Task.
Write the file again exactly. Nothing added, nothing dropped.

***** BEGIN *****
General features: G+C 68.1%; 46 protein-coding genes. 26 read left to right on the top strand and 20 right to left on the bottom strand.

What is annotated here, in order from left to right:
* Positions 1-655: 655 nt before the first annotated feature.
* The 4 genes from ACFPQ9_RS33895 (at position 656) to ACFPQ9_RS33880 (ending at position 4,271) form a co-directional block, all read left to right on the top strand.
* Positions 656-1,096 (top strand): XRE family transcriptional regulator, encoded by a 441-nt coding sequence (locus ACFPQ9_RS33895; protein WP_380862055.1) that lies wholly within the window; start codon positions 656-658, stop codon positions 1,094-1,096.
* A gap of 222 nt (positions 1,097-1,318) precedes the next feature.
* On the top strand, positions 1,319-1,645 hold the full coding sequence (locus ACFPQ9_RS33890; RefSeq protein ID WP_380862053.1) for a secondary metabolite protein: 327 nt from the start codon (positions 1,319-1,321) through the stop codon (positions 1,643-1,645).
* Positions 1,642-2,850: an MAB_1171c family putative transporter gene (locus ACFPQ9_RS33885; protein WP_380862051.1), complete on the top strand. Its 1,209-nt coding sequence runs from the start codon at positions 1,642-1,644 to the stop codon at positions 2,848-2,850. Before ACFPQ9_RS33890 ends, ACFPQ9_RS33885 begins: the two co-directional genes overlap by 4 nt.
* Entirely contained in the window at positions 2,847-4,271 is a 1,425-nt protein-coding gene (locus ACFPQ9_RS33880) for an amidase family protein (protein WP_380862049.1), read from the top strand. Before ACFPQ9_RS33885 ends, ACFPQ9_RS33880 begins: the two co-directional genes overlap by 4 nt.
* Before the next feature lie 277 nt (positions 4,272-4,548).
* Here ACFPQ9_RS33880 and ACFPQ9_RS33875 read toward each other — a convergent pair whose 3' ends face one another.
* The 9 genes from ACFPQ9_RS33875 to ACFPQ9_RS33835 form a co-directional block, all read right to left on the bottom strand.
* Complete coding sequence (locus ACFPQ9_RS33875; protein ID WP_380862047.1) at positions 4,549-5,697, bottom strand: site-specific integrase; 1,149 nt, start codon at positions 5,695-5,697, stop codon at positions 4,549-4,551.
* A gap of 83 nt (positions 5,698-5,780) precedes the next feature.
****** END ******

General features: G+C 68.1%; 46 protein-coding genes. 26 read left to right on the top strand and 20 right to left on the bottom strand.

What is annotated here, in order from left to right:
* Positions 1-655: 655 nt before the first annotated feature.
* The 4 genes from ACFPQ9_RS33895 (at position 656) to ACFPQ9_RS33880 (ending at position 4,271) form a co-directional block, all read left to right on the top strand.
* Positions 656-1,096 (top strand): XRE family transcriptional regulator, encoded by a 441-nt coding sequence (locus ACFPQ9_RS33895; protein WP_380862055.1) that lies wholly within the window; start codon positions 656-658, stop codon positions 1,094-1,096.
* A gap of 222 nt (positions 1,097-1,318) precedes the next feature.
* On the top strand, positions 1,319-1,645 hold the full coding sequence (locus ACFPQ9_RS33890; RefSeq protein ID WP_380862053.1) for a secondary metabolite protein: 327 nt from the start codon (positions 1,319-1,321) through the stop codon (positions 1,643-1,645).
* Positions 1,642-2,850: an MAB_1171c family putative transporter gene (locus ACFPQ9_RS33885; protein WP_380862051.1), complete on the top strand. Its 1,209-nt coding sequence runs from the start codon at positions 1,642-1,644 to the stop codon at positions 2,848-2,850. Before ACFPQ9_RS33890 ends, ACFPQ9_RS33885 begins: the two co-directional genes overlap by 4 nt.
* Entirely contained in the window at positions 2,847-4,271 is a 1,425-nt protein-coding gene (locus ACFPQ9_RS33880) for an amidase family protein (protein WP_380862049.1), read from the top strand. Before ACFPQ9_RS33885 ends, ACFPQ9_RS33880 begins: the two co-directional genes overlap by 4 nt.
* Before the next feature lie 277 nt (positions 4,272-4,548).
* Here ACFPQ9_RS33880 and ACFPQ9_RS33875 read toward each other — a convergent pair whose 3' ends face one another.
* The 9 genes from ACFPQ9_RS33875 to ACFPQ9_RS33835 form a co-directional block, all read right to left on the bottom strand.
* Complete coding sequence (locus ACFPQ9_RS33875; protein ID WP_380862047.1) at positions 4,549-5,697, bottom strand: site-specific integrase; 1,149 nt, start codon at positions 5,695-5,697, stop codon at positions 4,549-4,551.
* A gap of 83 nt (positions 5,698-5,780) precedes the next feature.